Further up the river, in Ironbridge, Shropshire, the council leader said the water was just 20cm away from breaching barriers.

Councillor Shaun Davies, from Telford and Wrekin Council, said: ‘It’s only through the grace of God that these barriers have not been topped again.

An aerial view of the temporary flood defences at Bewdley in Worcestershire this morning which have been breached

Flooded properties next to the River Severn today following high winds and wet weather in Ironbridge, Shropshire

Temporary flood barriers hold back floodwater from the River Severn this morning in Ironbridge, Shropshire

‘This is the third consecutive year where these barriers have been put under significant strain and we will be lobbying Government over the weeks and months ahead for a more permanent solution.’

A council spokesman said: ‘Despite not breaching the defences, the area is still severely affected by flood waters and Environment Agency pumps are on site to reduce the impact as far as possible.’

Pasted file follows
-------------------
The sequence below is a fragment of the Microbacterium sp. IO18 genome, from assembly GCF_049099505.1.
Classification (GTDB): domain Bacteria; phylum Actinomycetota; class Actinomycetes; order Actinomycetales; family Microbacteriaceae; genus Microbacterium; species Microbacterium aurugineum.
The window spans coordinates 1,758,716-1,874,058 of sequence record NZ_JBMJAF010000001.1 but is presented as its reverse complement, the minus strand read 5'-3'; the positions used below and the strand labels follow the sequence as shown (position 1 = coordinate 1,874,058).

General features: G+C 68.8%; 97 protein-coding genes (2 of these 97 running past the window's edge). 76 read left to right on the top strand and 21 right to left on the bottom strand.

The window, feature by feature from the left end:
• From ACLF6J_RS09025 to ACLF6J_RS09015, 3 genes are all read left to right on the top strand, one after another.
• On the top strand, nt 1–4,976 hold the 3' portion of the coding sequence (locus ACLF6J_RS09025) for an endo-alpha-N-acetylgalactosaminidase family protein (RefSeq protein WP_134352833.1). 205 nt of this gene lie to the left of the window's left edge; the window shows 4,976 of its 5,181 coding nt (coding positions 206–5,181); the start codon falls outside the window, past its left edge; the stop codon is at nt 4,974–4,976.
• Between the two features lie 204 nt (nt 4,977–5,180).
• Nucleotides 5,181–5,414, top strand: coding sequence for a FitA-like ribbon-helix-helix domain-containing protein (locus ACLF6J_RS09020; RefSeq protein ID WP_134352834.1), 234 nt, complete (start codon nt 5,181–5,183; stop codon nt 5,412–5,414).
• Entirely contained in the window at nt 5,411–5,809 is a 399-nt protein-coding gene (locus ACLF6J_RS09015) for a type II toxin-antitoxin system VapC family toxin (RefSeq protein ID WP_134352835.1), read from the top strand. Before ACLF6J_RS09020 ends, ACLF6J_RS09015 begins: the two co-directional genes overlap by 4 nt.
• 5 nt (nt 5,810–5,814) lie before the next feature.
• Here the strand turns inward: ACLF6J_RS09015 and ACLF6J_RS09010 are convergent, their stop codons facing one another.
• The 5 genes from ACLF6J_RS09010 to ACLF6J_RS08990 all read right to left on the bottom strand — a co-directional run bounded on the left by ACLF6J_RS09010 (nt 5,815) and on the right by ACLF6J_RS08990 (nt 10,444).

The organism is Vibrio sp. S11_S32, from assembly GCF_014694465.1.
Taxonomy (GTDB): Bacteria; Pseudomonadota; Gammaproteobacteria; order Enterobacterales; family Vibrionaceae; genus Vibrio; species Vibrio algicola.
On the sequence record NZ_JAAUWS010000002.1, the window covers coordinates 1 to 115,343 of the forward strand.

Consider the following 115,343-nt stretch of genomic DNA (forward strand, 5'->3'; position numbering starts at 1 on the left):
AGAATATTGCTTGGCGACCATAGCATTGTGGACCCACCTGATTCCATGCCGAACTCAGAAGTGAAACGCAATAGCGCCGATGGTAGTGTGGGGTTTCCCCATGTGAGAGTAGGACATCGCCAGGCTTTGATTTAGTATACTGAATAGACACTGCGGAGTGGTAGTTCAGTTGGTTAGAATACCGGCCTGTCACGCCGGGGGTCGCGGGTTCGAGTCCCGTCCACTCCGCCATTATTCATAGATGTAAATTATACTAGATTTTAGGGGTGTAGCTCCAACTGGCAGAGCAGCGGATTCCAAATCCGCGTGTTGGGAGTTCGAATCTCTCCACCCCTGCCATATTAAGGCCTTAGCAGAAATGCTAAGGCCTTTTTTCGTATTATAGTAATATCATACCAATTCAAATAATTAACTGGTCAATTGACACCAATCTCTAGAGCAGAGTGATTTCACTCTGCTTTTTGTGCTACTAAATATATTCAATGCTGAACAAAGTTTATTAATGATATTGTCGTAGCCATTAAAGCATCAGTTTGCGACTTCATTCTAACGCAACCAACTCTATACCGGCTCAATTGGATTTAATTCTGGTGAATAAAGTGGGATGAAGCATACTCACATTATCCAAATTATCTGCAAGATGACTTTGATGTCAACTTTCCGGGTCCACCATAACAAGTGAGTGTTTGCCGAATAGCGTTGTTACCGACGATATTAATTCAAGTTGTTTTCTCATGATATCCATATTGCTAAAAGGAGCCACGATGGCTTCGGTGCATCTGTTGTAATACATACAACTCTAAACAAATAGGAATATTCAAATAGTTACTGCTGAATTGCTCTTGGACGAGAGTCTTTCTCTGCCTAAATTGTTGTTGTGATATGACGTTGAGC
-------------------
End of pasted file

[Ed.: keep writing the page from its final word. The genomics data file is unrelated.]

A severe flood warning remains in place for the Wharfage in Ironbridge due to fears the temporary barrier system may fail.

As of 3pm on Wednesday, there were 52 flood warnings, meaning flooding was expected, and 43 flood alerts, where a flood is possible, in place.

The Met Office said weather was expected to stay unsettled over the next few days. 

Mr Miles said: ‘For the areas experiencing flood impacts, that will stay the case for the next couple of days but there aren’t any additional impacts expected outside those areas.

‘There will be rain across central and southern areas on Thursday so we will be seeing wet weather but not huge amounts of additional rain.’